Tuesday’s ad is by the beer industry, from the later 1950s when things were friendlier. This pro-beer industry ad is from after the “Beer Belongs” series ended its run in 1956. Showing a group of campers by the side of a lake, I love the tagline (it’s such a creature of its time). “Beer has its own friendly way of saying … Come and get it.” Also, note the inset box explaining how to clean beer glassware. Everything old is new again.
Sunday’s ad is by the United States Industrial Foundation, from around the same time as their “Morale is a Lot of Little Things” campaign during World War 2, though this one may be just after the war. What more could a man want: a brook, a fish and a beer. One of out three ain’t bad, though if the weather’s nice the brook might be okay, too.
Saturday’s ad is for the British beer by Inde Coope, Double Diamond Burton Pale Ale, from probably the 1950s. The ad shows a nice illustration of a tray with a bottle and two glasses, one full, with a second bottle about to be opened. But I confess I’m confused about this bit of the ad copy. “Get outside a Double Diamond and you feel more like yourself again.” Is “get outside” a British idiom for drink a beer?
Friday’s ad is by the Swiss illustrator Herbert Leupin. The tagline, “spendet Freude und Harmonie,” translates to roughly “gives pleasure and harmony.”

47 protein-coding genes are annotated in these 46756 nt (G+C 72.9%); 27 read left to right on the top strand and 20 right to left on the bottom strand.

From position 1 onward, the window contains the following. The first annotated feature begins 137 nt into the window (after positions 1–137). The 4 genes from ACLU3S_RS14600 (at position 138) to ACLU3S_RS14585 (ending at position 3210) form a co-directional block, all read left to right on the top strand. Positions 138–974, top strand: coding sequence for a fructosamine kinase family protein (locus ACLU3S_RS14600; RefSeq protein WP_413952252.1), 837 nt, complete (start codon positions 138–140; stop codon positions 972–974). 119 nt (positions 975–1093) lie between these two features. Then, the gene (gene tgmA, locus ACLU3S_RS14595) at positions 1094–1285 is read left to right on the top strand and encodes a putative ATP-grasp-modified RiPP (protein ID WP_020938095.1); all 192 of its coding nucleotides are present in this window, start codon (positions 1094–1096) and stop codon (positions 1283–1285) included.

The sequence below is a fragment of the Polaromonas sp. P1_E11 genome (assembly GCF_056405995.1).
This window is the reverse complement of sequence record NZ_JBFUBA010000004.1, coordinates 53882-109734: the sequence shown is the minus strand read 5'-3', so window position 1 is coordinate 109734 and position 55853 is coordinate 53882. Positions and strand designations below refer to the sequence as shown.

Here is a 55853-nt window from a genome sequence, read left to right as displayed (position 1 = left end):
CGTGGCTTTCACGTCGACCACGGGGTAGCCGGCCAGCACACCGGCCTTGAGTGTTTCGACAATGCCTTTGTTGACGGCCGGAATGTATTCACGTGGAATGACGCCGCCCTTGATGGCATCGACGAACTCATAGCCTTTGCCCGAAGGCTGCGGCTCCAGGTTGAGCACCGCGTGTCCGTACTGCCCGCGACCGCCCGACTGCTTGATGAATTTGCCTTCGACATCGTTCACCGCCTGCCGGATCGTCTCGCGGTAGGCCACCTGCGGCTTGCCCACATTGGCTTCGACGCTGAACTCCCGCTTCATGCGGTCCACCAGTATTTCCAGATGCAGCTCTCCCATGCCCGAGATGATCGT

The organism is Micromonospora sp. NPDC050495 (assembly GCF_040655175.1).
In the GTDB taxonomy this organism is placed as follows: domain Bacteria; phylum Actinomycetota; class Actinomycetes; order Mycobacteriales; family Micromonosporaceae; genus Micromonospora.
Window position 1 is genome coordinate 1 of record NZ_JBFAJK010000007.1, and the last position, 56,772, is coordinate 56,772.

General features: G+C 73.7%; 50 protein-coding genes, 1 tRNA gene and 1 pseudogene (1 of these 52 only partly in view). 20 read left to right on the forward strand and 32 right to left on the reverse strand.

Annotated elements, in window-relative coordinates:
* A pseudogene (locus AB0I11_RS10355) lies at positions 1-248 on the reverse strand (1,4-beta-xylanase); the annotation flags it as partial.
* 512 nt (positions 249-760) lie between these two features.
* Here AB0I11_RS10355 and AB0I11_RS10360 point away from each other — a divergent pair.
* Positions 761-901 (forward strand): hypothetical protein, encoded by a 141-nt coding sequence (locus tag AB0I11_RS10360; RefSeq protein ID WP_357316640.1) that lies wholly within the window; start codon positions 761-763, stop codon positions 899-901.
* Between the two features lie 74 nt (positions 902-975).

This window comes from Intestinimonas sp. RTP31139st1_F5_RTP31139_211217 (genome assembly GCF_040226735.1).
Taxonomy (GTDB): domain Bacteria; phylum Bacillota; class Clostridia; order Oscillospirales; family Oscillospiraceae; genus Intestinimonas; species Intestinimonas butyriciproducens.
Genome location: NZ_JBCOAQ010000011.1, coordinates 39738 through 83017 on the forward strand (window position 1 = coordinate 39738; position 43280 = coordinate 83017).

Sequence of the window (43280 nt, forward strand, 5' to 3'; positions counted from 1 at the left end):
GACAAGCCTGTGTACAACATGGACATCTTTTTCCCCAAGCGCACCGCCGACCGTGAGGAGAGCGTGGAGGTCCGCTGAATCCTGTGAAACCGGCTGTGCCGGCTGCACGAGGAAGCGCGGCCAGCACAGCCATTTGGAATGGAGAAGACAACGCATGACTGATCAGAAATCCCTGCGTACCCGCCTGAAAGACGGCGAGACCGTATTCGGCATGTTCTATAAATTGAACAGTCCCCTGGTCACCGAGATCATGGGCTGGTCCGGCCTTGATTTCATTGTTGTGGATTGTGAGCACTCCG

Monday’s ad is for Pabst, from some time in the 1940s, based on the suit the men are wearing at a baseball game. Apparently if you drink Pabst, and more importantly, bring some home for your wife, you’ll get out of the doghouse and she’ll forget all about being late because you went to a baseball double header. Too bad real life doesn’t work that way.
Sunday’s ad is by the United Brewers Industrial Foundation, from 194. It was part of their award-winning “Morale is a Lot of Little Things” campaign. This one, “Remember The Time We Taught Mary How To Bat?,” seems a bit insensitive by today’s standards, but was attempting, at least, to remind people why we were fighting World War 2, with the aim of building up morale both at home and in the various theatres of war.